ANTHROPOPHAGOUS: THE BEAST (1980) BY JOE D’AMATO

Reviews

Alternative Titles: The Beast; The Grim Reaper; Zombie 7; Man Eater; The Savage Island; Gomia, Terror en el Mar Egeo
Director: Aristide Massacccesi aka Joe D’Amato
Writer: Luigi Montefiori aka George Eastman
Year: 1980
Starring: George Eastman, Tisa Farrow, Saverio Vallone, Serena Grandi, Margaret Mazzantini

Synopsis:
A group of tourists arrive on a desolate Greek island where they are stalked by an insane, violent, and grotesque killer that slaughtered the town’s former residents.

Review:
This video nasty came out at the peak (volume wise) of the Italian splatter boom and ANTHROPOPHAGOUS was co-written as part of a flurry of productivity by Joe D’Amato and George Eastman who would work together both in front and behind the screen of several films including EROTIC NIGHTS OF THE LIVING DEAD (1980) and ABSURD (1981), a loose sequel to this film.

ANTHROPOPHAGOUS kicks off with the deaths of, if the dubbing is to be believed, a German couple at the beach and this set up includes a shot clearly indebted to JAWS. As always D’Amato sets his stall out early treating us to a particularly brutal killing as a hatchet meets a head. Unfortunately however the film drops down a notch quite soon after thanks to the obligatory introduction of our pretty nondescript main cast and the tag-along character whose role it is to disrupt the group dynamic and become the catalyst for the story, much to the chagrin of medium Carol, one of the few memorable personalities in the group.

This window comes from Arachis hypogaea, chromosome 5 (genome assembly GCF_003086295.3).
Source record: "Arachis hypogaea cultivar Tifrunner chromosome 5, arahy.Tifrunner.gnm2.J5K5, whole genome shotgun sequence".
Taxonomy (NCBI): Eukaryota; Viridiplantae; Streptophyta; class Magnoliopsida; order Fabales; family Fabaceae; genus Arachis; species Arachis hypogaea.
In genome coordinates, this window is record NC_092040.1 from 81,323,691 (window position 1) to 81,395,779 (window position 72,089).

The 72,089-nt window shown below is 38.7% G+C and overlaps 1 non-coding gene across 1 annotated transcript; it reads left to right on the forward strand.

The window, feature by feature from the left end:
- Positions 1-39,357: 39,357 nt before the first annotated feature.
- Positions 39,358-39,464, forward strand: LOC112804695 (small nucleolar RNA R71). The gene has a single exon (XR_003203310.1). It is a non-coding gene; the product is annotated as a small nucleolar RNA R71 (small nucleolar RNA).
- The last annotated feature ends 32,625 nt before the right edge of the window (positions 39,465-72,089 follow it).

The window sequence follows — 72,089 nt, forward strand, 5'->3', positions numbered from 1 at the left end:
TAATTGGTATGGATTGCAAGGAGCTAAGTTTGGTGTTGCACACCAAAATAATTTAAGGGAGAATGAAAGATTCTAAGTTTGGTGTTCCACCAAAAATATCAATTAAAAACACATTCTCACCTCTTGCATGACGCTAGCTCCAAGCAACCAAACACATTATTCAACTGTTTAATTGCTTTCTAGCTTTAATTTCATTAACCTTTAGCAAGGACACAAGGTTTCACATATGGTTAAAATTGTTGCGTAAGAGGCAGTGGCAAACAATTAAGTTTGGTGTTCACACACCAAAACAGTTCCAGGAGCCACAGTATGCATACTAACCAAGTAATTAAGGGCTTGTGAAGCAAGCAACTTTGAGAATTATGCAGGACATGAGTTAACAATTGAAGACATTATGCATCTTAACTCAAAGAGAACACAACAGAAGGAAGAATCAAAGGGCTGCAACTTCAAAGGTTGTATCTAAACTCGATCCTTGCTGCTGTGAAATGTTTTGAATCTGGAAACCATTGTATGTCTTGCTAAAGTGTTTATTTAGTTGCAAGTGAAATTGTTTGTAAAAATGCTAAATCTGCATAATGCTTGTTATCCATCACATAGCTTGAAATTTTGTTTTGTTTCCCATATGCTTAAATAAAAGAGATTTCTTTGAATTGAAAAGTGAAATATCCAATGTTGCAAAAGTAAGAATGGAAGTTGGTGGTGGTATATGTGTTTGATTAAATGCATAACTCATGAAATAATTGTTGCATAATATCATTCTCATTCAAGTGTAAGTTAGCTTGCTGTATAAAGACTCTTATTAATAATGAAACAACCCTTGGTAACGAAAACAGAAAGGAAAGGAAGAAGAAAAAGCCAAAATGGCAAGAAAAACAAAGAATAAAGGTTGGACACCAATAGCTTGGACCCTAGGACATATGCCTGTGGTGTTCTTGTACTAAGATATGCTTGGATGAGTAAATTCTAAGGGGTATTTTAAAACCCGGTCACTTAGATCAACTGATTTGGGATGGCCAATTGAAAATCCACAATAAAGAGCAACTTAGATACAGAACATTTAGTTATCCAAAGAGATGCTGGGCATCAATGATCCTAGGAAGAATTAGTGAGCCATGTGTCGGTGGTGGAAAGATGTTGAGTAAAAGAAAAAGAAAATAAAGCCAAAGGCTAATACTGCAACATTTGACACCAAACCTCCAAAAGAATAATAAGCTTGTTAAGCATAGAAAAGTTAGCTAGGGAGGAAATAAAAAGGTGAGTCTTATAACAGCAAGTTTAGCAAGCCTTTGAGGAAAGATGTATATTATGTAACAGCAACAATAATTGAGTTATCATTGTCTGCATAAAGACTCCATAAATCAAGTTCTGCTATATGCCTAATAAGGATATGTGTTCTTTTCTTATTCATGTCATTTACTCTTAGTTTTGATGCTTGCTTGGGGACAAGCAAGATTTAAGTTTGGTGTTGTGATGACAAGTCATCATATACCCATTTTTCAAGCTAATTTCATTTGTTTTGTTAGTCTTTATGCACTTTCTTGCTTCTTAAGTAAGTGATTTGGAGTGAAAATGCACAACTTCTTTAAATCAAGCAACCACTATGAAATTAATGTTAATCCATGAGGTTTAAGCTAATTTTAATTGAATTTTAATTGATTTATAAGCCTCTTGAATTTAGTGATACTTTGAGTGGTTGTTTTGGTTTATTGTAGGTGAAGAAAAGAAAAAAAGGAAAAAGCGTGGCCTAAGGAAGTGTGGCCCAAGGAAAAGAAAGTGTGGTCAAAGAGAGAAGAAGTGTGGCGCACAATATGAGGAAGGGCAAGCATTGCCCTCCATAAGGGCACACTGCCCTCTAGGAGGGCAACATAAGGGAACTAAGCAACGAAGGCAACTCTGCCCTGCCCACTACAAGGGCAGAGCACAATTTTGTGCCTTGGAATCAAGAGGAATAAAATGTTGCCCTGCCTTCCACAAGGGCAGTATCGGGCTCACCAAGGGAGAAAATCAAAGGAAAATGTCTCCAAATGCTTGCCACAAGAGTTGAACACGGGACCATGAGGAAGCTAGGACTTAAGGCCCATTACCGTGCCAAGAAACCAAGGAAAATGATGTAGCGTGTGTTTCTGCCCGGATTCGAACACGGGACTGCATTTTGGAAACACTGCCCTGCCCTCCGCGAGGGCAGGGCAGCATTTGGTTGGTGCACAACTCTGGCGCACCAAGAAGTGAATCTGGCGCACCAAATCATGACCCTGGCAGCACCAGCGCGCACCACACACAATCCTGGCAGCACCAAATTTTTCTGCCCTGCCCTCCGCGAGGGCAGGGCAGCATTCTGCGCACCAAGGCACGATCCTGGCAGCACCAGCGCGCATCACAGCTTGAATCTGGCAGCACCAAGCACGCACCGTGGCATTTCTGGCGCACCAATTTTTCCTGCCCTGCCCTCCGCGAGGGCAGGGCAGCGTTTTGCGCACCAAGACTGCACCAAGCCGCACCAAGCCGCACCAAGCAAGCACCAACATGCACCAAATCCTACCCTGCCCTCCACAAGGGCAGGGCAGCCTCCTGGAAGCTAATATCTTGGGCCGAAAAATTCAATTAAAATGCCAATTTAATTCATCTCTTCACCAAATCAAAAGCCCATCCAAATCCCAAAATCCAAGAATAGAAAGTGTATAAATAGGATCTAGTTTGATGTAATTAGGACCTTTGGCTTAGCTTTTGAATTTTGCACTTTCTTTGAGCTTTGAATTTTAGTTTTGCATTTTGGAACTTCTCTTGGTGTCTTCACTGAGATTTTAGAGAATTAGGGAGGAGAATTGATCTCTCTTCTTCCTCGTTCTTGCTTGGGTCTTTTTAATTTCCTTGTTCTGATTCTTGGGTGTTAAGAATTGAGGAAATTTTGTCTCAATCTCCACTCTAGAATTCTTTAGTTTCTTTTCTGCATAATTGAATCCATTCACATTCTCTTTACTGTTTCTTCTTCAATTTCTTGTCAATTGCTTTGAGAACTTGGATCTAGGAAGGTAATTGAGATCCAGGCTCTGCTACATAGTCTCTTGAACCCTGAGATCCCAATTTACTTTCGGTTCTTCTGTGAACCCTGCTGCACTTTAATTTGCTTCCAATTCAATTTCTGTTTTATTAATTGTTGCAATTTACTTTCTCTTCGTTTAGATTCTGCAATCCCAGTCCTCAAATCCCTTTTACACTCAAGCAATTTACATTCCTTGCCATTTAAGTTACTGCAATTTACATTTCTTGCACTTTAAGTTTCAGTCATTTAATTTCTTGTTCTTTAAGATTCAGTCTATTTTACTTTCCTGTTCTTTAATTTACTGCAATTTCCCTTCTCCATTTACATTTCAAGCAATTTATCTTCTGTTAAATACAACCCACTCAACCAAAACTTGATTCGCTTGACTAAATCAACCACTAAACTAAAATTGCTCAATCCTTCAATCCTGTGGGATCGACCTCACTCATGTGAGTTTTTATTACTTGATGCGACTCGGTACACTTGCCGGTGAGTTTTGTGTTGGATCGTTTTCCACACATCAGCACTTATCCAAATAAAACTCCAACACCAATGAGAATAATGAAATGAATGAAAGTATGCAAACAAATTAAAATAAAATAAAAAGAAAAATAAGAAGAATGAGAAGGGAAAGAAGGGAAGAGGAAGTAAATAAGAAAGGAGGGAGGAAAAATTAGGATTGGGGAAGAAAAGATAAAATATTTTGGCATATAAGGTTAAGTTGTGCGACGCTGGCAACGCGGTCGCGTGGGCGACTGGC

Things continue at a pedestrian pace as the group arrive on a Greek island and the inevitable group separation occurs.  By this point it becomes clear that on this occasion not only are Eastman and D’Amato failing on the dialogue front but they aren’t faring much better on the suspense stakes either. Although utilising staling POV shots to try and imbue a feeling of danger the result disappointingly only manages to stir boredom in the viewer.

That said credit has to go to George Eastman for his on-screen portrayal of the maniacal, dishevelled Nico. Perfectly cast in this role due to his size and the fantastic make up, coming across as a murderous insane tramp, you can really see the loss of humanity in his character. Something that is further reinforced in a flashback scene as to how the poor wretch lost his mind, and it is moments like this that show flashes of quality that we know are there…somewhere. Genre fans might also be tempted to give this a try thanks to the casting of Tisa Farrow (ZOMBIE FLESH EATERS), the debut of Serena Grandi (DELERIUM; THE GREAT BEAUTY) and Zora Kerova (THE NEW YORK RIPPER; CANNIBAL FEROX).

But before you rush off and buy this film, barring a few moments of excitement to break up the monotony the film only really comes to life in it’s final act. It is in this portion of the film we witness an iconic scene, not just for the film but perhaps the whole video nasty period.